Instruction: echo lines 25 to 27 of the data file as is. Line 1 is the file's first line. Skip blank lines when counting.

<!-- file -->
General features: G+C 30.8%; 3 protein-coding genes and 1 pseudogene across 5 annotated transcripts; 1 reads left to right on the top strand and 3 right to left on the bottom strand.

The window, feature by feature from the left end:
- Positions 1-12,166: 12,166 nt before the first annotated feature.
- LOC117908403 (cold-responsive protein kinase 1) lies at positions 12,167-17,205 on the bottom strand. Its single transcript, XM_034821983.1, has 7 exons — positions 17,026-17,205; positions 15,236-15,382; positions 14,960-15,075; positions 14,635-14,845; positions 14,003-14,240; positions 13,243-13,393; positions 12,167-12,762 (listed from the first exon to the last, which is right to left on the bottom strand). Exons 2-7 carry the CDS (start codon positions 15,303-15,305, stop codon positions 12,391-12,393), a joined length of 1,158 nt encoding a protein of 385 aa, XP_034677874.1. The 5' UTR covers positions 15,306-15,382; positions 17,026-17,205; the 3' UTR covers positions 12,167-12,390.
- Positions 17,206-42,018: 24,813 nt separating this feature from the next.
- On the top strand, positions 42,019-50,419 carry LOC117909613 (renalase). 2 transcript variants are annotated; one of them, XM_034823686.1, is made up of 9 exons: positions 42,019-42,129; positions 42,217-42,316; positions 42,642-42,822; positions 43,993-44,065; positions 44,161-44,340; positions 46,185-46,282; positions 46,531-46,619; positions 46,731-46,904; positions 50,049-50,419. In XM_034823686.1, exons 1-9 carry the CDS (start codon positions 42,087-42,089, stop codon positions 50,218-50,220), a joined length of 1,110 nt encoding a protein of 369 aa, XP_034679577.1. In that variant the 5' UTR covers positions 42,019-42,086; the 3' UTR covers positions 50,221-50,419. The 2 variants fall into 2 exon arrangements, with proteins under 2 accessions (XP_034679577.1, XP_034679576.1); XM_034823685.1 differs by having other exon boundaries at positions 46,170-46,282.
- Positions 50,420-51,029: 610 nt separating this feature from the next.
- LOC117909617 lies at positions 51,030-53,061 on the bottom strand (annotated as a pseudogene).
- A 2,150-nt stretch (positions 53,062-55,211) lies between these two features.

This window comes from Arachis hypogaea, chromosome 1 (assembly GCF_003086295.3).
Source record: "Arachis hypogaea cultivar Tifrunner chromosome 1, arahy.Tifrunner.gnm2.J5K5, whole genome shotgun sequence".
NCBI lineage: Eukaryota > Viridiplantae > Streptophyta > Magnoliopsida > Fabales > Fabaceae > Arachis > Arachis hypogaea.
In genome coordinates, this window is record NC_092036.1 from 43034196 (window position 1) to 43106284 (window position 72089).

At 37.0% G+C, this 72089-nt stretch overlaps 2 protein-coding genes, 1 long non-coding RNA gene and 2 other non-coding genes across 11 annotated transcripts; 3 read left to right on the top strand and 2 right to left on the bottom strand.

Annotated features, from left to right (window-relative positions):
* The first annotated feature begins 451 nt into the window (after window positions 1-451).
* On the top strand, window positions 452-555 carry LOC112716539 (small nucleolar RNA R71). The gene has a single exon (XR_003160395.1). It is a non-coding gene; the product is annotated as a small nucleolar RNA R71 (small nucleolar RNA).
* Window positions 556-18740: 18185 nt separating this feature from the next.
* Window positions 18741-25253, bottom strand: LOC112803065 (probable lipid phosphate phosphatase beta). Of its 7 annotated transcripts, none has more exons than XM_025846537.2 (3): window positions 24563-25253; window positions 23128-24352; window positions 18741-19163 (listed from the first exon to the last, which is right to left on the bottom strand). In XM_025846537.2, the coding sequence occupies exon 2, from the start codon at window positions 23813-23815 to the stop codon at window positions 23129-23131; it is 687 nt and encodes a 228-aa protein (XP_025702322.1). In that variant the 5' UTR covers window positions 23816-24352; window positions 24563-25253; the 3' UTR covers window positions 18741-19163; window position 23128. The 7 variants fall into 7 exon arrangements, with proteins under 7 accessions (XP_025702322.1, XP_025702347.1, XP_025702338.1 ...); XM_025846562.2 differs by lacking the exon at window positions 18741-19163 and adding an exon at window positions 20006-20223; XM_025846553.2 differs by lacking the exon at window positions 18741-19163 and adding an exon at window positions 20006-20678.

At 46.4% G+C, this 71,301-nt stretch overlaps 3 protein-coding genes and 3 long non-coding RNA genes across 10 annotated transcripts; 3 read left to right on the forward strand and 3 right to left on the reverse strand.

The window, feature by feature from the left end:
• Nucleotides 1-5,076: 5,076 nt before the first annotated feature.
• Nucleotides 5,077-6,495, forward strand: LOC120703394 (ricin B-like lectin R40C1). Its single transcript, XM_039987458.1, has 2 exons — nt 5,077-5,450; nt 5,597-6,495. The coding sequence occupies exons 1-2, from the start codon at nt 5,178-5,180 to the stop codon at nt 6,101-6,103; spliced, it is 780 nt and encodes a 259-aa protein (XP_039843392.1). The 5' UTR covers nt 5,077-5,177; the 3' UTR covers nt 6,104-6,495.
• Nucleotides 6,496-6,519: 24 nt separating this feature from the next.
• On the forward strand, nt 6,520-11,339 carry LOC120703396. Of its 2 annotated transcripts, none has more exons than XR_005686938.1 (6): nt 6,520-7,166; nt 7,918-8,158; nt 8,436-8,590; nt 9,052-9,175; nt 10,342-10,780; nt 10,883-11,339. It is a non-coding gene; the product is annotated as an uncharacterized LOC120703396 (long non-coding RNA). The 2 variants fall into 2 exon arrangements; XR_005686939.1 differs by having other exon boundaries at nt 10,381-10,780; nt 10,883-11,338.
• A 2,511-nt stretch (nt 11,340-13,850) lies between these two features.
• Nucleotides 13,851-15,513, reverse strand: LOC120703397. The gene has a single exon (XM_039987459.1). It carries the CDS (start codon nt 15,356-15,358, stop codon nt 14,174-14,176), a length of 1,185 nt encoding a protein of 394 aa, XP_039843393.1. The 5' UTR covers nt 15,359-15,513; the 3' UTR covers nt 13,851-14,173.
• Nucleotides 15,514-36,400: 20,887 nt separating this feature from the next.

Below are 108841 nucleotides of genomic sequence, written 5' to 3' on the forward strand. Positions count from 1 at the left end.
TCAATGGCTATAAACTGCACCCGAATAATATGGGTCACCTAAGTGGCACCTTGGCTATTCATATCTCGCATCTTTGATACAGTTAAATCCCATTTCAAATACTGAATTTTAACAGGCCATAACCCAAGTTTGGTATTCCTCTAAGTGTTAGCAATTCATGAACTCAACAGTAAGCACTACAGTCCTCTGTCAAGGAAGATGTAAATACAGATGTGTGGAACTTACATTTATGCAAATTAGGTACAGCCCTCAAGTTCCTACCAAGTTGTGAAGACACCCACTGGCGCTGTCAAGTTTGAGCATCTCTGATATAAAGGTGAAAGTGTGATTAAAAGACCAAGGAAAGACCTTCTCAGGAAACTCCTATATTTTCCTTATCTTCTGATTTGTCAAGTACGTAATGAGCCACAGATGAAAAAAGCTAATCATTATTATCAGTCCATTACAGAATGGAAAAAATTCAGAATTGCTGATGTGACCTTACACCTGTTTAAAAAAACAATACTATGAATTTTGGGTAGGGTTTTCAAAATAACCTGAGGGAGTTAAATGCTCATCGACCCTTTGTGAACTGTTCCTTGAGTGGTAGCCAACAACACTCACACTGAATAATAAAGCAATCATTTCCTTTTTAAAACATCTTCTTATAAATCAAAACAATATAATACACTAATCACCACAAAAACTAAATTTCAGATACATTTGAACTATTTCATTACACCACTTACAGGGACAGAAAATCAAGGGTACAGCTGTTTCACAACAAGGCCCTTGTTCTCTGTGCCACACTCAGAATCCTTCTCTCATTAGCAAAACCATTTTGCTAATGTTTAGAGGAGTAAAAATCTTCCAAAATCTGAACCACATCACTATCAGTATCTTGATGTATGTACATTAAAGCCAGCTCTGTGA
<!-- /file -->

• On the forward strand, nt 6,520-11,339 carry LOC120703396. Of its 2 annotated transcripts, none has more exons than XR_005686938.1 (6): nt 6,520-7,166; nt 7,918-8,158; nt 8,436-8,590; nt 9,052-9,175; nt 10,342-10,780; nt 10,883-11,339. It is a non-coding gene; the product is annotated as an uncharacterized LOC120703396 (long non-coding RNA). The 2 variants fall into 2 exon arrangements; XR_005686939.1 differs by having other exon boundaries at nt 10,381-10,780; nt 10,883-11,338.
• A 2,511-nt stretch (nt 11,340-13,850) lies between these two features.
• Nucleotides 13,851-15,513, reverse strand: LOC120703397. The gene has a single exon (XM_039987459.1). It carries the CDS (start codon nt 15,356-15,358, stop codon nt 14,174-14,176), a length of 1,185 nt encoding a protein of 394 aa, XP_039843393.1. The 5' UTR covers nt 15,359-15,513; the 3' UTR covers nt 13,851-14,173.